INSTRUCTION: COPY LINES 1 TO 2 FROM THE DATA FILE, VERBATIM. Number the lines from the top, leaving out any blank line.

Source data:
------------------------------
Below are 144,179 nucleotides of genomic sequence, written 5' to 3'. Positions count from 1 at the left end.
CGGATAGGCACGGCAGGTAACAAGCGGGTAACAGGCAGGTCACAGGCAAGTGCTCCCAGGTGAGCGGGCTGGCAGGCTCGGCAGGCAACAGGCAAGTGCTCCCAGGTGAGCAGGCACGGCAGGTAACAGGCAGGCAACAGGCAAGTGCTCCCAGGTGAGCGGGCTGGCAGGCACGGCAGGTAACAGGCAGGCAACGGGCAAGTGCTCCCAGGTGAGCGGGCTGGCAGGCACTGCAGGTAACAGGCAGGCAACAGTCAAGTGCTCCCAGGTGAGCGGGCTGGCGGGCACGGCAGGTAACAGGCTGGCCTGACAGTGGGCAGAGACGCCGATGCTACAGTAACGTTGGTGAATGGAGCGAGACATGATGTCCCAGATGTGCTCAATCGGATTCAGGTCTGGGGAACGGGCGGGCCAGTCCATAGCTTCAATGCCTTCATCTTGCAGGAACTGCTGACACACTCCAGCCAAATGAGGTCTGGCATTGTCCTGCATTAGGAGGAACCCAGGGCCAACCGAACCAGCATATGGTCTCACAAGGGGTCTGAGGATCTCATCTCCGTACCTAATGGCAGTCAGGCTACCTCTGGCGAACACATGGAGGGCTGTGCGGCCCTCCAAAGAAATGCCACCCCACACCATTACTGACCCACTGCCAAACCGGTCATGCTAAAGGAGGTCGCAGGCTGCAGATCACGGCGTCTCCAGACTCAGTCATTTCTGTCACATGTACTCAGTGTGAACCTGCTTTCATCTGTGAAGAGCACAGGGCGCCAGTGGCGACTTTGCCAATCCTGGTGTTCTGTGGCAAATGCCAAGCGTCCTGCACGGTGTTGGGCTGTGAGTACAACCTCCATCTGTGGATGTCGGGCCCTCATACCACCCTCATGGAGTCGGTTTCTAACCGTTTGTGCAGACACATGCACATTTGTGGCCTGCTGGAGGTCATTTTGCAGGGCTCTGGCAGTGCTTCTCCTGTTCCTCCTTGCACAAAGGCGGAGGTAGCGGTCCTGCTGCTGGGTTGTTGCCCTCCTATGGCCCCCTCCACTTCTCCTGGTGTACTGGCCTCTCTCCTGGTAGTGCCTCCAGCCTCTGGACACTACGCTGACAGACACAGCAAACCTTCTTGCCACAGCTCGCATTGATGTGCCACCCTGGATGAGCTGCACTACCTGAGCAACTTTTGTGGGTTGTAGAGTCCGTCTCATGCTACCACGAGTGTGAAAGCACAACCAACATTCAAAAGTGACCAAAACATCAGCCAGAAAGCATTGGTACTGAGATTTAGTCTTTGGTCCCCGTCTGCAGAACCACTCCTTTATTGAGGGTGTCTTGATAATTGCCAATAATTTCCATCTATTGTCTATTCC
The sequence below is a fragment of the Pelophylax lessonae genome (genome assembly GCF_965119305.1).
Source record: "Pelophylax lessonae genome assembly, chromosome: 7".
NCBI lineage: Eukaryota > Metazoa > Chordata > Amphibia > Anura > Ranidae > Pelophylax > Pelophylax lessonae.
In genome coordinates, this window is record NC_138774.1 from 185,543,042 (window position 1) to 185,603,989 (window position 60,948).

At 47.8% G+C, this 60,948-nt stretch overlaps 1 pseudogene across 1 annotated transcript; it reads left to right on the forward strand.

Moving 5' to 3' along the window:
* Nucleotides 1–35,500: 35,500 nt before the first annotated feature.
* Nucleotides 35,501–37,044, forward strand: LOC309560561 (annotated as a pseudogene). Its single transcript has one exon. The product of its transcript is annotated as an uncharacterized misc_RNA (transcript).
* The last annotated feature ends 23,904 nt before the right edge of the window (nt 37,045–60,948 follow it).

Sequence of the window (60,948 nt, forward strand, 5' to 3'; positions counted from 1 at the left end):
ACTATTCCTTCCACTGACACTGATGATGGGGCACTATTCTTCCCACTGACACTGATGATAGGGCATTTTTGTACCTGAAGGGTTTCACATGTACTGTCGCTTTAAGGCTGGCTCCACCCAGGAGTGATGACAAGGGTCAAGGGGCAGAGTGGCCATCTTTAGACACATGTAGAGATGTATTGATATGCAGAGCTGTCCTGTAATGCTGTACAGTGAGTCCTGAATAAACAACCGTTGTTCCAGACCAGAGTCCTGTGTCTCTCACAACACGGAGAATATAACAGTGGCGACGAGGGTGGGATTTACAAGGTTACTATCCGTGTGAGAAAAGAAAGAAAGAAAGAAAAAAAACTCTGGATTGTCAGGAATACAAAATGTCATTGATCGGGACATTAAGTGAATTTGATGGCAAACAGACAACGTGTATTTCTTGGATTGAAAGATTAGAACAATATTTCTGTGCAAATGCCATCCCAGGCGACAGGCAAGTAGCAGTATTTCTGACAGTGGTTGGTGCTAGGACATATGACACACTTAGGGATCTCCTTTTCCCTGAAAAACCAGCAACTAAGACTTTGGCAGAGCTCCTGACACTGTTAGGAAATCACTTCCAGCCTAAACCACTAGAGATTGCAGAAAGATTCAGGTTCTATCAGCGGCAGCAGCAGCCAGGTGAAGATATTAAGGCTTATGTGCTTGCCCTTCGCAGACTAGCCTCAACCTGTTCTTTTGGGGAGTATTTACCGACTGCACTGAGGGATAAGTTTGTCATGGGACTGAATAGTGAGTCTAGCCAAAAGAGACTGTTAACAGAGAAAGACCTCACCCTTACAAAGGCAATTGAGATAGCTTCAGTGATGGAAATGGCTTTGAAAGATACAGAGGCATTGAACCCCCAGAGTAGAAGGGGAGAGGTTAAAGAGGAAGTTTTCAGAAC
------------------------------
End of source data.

Below are 144,179 nucleotides of genomic sequence, written 5' to 3'. Positions count from 1 at the left end.
CGGATAGGCACGGCAGGTAACAAGCGGGTAACAGGCAGGTCACAGGCAAGTGCTCCCAGGTGAGCGGGCTGGCAGGCTCGGCAGGCAACAGGCAAGTGCTCCCAGGTGAGCAGGCACGGCAGGTAACAGGCAGGCAACAGGCAAGTGCTCCCAGGTGAGCGGGCTGGCAGGCACGGCAGGTAACAGGCAGGCAACGGGCAAGTGCTCCCAGGTGAGCGGGCTGGCAGGCACTGCAGGTAACAGGCAGGCAACAGTCAAGTGCTCCCAGGTGAGCGGGCTGGCGGGCACGGCAGGTAACAGGCTGGCCTGACAGTGGGCAGAGACGCCGATGCTACAGTAACGTTGGTGAATGGAGCGAGACATGATGTCCCAGATGTGCTCAATCGGATTCAGGTCTGGGGAACGGGCGGGCCAGTCCATAGCTTCAATGCCTTCATCTTGCAGGAACTGCTGACACACTCCAGCCAAATGAGGTCTGGCATTGTCCTGCATTAGGAGGAACCCAGGGCCAACCGAACCAGCATATGGTCTCACAAGGGGTCTGAGGATCTCATCTCCGTACCTAATGGCAGTCAGGCTACCTCTGGCGAACACATGGAGGGCTGTGCGGCCCTCCAAAGAAATGCCACCCCACACCATTACTGACCCACTGCCAAACCGGTCATGCTAAAGGAGGTCGCAGGCTGCAGATCACGGCGTCTCCAGACTCAGTCATTTCTGTCACATGTACTCAGTGTGAACCTGCTTTCATCTGTGAAGAGCACAGGGCGCCAGTGGCGACTTTGCCAATCCTGGTGTTCTGTGGCAAATGCCAAGCGTCCTGCACGGTGTTGGGCTGTGAGTACAACCTCCATCTGTGGATGTCGGGCCCTCATACCACCCTCATGGAGTCGGTTTCTAACCGTTTGTGCAGACACATGCACATTTGTGGCCTGCTGGAGGTCATTTTGCAGGGCTCTGGCAGTGCTTCTCCTGTTCCTCCTTGCACAAAGGCGGAGGTAGCGGTCCTGCTGCTGGGTTGTTGCCCTCCTATGGCCCCCTCCACTTCTCCTGGTGTACTGGCCTCTCTCCTGGTAGTGCCTCCAGCCTCTGGACACTACGCTGACAGACACAGCAAACCTTCTTGCCACAGCTCGCATTGATGTGCCACCCTGGATGAGCTGCACTACCTGAGCAACTTTTGTGGGTTGTAGAGTCCGTCTCATGCTACCACGAGTGTGAAAGCACAACCAACATTCAAAAGTGACCAAAACATCAGCCAGAAAGCATTGGTACTGAGATTTAGTCTTTGGTCCCCGTCTGCAGAACCACTCCTTTATTGAGGGTGTCTTGATAATTGCCAATAATTTCCATCTATTGTCTATTCC